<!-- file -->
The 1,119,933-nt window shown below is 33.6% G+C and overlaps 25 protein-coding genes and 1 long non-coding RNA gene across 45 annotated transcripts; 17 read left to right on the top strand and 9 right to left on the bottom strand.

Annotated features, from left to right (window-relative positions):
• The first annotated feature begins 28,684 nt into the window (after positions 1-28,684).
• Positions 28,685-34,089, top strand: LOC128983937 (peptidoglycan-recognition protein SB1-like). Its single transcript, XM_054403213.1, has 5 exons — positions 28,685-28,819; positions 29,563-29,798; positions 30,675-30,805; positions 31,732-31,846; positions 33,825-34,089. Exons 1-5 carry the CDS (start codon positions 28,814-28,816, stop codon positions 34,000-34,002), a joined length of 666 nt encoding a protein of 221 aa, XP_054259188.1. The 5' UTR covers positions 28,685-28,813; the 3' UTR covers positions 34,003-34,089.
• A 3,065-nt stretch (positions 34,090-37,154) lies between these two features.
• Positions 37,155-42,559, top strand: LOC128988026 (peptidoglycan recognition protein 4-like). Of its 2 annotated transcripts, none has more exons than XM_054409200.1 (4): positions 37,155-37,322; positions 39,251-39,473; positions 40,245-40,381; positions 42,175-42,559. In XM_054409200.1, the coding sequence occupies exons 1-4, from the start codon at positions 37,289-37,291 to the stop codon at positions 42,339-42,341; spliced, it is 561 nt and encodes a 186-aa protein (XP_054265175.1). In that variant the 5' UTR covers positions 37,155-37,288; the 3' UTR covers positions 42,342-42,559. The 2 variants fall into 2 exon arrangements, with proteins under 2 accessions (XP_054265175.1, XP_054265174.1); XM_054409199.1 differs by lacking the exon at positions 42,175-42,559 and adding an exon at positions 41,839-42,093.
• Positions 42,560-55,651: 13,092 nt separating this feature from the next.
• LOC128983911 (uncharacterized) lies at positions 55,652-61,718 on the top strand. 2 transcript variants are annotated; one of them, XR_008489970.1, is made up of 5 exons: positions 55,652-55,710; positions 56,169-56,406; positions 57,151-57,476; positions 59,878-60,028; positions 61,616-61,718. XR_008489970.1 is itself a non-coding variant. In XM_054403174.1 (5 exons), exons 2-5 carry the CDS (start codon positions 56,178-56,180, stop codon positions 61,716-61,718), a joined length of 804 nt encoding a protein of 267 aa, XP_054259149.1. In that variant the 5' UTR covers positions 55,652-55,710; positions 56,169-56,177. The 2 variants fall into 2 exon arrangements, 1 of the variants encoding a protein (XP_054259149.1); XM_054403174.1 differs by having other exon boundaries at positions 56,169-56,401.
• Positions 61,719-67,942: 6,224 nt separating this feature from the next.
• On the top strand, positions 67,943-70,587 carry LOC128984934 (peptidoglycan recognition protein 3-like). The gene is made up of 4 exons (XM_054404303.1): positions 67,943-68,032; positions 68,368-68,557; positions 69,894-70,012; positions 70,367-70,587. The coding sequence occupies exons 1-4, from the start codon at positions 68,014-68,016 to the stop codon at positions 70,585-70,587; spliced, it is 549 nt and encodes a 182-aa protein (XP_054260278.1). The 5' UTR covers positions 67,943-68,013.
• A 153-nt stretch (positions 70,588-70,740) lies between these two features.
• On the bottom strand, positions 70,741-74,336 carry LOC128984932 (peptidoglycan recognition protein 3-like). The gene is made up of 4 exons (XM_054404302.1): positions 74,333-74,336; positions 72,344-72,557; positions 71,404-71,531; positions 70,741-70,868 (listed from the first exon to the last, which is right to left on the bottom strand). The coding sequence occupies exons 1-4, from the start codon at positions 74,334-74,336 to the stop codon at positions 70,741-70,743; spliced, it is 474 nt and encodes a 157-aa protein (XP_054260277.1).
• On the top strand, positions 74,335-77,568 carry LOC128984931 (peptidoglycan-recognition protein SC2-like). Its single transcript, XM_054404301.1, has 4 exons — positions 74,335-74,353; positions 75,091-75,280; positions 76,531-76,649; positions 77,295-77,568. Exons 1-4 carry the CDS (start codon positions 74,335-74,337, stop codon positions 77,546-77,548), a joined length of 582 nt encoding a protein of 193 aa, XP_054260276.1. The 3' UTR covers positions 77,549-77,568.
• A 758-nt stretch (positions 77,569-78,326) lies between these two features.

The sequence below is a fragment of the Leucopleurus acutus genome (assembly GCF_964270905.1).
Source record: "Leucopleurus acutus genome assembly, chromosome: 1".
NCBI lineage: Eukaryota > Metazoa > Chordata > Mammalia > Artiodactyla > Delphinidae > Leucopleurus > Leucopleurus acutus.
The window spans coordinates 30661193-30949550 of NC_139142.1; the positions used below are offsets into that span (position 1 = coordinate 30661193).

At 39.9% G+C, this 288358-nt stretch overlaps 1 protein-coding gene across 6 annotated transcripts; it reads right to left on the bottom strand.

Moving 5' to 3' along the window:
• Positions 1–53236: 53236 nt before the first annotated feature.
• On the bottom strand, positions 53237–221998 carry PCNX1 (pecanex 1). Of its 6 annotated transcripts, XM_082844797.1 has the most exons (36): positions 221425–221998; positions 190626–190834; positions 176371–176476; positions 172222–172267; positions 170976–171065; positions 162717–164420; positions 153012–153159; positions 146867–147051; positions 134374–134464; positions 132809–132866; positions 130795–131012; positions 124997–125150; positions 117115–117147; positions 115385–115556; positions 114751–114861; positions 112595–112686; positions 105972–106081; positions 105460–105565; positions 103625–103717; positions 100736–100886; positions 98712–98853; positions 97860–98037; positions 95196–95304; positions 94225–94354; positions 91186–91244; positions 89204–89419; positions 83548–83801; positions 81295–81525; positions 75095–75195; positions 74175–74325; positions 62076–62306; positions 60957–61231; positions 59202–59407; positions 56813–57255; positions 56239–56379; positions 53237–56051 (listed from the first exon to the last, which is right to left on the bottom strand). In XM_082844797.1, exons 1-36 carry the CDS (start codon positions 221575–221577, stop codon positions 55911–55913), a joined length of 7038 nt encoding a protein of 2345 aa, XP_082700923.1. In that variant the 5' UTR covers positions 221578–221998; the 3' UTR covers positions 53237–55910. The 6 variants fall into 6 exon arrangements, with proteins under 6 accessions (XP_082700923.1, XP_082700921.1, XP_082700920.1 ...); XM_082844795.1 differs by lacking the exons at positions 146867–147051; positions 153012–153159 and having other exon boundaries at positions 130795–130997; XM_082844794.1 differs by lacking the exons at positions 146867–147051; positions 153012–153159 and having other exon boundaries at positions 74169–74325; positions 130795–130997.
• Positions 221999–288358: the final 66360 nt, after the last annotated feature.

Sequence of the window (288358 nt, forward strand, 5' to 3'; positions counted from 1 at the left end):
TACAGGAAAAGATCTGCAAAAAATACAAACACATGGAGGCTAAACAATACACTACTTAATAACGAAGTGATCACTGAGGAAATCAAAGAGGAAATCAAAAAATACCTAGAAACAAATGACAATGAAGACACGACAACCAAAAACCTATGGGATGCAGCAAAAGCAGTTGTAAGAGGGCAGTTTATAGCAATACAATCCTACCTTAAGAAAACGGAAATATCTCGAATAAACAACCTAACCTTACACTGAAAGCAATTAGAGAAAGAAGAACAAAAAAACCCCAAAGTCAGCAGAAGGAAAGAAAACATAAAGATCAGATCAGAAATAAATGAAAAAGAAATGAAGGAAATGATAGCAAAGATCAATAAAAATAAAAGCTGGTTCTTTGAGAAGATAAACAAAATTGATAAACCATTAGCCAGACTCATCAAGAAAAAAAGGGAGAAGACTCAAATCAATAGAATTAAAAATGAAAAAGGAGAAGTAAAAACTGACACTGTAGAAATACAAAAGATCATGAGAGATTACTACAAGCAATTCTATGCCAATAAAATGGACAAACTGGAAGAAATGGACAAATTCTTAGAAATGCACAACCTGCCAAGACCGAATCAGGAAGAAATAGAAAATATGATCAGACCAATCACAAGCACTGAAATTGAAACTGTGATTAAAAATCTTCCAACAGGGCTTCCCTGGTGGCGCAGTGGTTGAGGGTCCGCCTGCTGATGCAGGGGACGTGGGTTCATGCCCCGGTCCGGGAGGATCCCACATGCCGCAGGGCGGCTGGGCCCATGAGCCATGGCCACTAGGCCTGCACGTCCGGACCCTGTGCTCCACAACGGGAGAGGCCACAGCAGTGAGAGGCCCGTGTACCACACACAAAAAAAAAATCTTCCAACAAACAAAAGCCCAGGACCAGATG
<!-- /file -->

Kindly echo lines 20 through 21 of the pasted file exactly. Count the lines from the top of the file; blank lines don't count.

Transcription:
Moving 5' to 3' along the window:
• Positions 1–53236: 53236 nt before the first annotated feature.